Today marks the first day of Spring St Brigid’s Day, and/or Imbolg.
As a 4 year old in baby infants in my alma mater Brigidine Convent Abbeyleix one of the first stories I remember Sr Savio reading to us was about Brigid’s cloak.
St. Brigid went to the King of Leinster to ask for land to build a convent. She told the king that the place where she stood was the perfect place for a convent. It was beside a forest where they could collect firewood. There was also a lake nearby that would provide water and the land was fertile. The king laughed at her and refused to give her any land. Brigid prayed to God and asked him to soften the king’s heart. Then she smiled at the king and said “will you give me as much land as my cloak will cover?” The king thought that she was joking and because Brigid’s cloak was so small he knew that it would only cover a very small piece of land. The king agreed and Brigid spread her cloak on the ground. She asked her four friends to hold a corner of the cloak and walk in opposite directions. The four friends walked north, south, east and west. The cloak grew immediately and began to cover many acres of land. The king was astonished and he realized that she had been blessed by God. The king fell to the ground and knelt before Brigid and promised her and her friends money, food and supplies. Soon afterwards, the king became a Christian and also started to help the poor. Brigid’s miracle of the cloak was the first of many miracles that she worked for the people of Ireland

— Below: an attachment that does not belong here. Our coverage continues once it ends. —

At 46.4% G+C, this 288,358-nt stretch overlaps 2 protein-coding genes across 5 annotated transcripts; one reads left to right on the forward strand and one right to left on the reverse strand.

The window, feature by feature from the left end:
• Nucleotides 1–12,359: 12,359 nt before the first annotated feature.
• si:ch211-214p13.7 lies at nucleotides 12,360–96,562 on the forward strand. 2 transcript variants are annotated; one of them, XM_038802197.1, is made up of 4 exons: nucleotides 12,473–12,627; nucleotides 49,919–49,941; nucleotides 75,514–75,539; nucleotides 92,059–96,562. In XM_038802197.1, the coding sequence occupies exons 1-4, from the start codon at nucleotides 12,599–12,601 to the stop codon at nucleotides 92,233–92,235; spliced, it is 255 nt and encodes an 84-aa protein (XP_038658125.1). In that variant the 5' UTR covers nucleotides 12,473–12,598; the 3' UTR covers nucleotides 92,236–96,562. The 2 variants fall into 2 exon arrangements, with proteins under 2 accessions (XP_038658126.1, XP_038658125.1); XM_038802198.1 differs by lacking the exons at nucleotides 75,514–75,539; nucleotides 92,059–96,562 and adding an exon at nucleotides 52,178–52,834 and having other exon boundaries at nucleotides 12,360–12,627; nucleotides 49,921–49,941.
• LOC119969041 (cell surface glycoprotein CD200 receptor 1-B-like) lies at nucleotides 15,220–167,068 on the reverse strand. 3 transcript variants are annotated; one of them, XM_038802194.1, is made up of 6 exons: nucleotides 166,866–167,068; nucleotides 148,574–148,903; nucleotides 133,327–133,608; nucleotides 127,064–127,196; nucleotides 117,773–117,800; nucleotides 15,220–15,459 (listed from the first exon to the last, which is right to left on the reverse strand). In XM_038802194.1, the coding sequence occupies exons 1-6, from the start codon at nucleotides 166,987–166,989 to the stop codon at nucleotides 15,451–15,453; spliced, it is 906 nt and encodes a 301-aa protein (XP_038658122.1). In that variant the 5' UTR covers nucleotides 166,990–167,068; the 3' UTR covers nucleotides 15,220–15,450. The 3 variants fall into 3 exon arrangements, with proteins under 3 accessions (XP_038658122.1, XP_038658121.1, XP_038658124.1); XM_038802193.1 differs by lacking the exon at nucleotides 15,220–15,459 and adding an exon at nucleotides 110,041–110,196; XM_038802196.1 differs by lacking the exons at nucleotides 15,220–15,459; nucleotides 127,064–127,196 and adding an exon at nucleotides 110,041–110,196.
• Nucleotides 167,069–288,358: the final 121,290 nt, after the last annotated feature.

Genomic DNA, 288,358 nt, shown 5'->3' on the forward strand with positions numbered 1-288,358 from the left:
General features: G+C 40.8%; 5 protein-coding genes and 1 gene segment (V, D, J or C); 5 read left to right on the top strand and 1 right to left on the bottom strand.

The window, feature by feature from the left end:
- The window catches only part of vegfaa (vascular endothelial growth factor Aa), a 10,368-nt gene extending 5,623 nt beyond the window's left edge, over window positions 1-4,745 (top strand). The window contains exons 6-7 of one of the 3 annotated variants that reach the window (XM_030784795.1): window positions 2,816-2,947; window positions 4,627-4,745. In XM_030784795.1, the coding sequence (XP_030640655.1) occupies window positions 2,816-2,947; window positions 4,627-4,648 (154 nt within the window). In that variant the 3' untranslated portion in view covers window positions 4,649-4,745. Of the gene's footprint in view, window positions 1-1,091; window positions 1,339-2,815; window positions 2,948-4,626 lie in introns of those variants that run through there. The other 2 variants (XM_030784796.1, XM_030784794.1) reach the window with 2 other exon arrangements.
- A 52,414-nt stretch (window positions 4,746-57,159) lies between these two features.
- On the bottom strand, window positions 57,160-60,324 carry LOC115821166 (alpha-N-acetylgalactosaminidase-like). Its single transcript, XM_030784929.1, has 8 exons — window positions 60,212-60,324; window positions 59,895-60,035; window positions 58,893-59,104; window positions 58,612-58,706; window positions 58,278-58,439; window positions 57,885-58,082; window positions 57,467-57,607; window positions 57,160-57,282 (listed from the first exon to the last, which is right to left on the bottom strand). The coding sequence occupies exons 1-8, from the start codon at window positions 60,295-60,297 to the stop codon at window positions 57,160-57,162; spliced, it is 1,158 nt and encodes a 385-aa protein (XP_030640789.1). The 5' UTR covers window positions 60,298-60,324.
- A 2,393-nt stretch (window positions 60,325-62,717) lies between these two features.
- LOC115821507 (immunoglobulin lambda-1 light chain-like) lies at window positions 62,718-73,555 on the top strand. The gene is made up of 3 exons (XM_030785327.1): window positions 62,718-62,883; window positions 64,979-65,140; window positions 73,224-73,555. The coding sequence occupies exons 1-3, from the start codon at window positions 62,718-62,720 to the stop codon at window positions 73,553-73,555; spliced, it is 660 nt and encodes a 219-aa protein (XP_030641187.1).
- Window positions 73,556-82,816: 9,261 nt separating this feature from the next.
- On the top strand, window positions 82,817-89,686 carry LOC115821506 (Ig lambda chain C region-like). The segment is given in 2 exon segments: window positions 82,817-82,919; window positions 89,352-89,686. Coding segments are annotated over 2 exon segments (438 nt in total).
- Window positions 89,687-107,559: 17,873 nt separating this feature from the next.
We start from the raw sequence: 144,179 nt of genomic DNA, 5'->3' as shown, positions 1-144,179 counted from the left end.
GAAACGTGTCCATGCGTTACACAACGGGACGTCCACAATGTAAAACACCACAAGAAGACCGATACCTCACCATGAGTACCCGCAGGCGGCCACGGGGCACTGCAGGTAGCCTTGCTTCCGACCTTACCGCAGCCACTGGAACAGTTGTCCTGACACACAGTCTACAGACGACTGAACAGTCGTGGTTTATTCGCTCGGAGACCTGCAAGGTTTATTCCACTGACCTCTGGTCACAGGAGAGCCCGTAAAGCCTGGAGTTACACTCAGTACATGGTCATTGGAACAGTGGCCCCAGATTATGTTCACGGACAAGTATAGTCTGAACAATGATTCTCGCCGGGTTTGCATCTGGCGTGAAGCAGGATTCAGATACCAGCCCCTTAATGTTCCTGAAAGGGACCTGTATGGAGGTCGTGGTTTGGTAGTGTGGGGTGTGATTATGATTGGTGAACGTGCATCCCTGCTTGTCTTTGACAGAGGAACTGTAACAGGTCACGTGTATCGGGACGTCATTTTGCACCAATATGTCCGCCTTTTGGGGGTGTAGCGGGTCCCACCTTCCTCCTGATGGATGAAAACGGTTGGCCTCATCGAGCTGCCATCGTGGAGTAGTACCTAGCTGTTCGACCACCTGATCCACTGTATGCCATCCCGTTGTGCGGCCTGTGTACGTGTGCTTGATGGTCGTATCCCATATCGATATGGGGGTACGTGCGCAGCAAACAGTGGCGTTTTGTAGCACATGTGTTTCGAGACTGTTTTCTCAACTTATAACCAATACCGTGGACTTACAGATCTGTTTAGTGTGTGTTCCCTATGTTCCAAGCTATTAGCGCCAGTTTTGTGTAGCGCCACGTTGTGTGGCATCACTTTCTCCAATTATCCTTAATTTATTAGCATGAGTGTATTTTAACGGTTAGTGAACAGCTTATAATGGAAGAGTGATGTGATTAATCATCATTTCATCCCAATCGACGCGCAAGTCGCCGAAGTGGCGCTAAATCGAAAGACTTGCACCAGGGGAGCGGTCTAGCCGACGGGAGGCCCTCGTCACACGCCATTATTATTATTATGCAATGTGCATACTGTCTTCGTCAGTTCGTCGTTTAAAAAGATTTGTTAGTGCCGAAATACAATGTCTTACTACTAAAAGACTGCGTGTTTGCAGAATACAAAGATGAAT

The making of a St. Brigid’s cross was mandatory and at home the cross was hung by the door and in the rafters in the cow sheds to protect the house and sheds from fire and evil. A new cross was made each St Brigid’s Day, and the old one burned to keep fire from the house.
The Brigidine Order was founded in 1807 when Daniel Delany, Bishop of Kildare and Leighlin Ireland, invited six women to form a religious community in Tullow, Co Carlow on the first of February. He named them the Sisters of Saint Brigid, the Brigidine Sisters, after the great 5th century Saint of Kildare.
The Brigidine Order focused on the gospel message, spirituality, the spirit of strength and kindness and an expansive vision of education. The Brigidine Order certainly lived up to this providing an outstanding education, academic, moral and spiritual to many of us with the necessary sternness, kindness and love.
Lá féile Bríd sona daoibh go léir.
©Rev Brenda O’Grady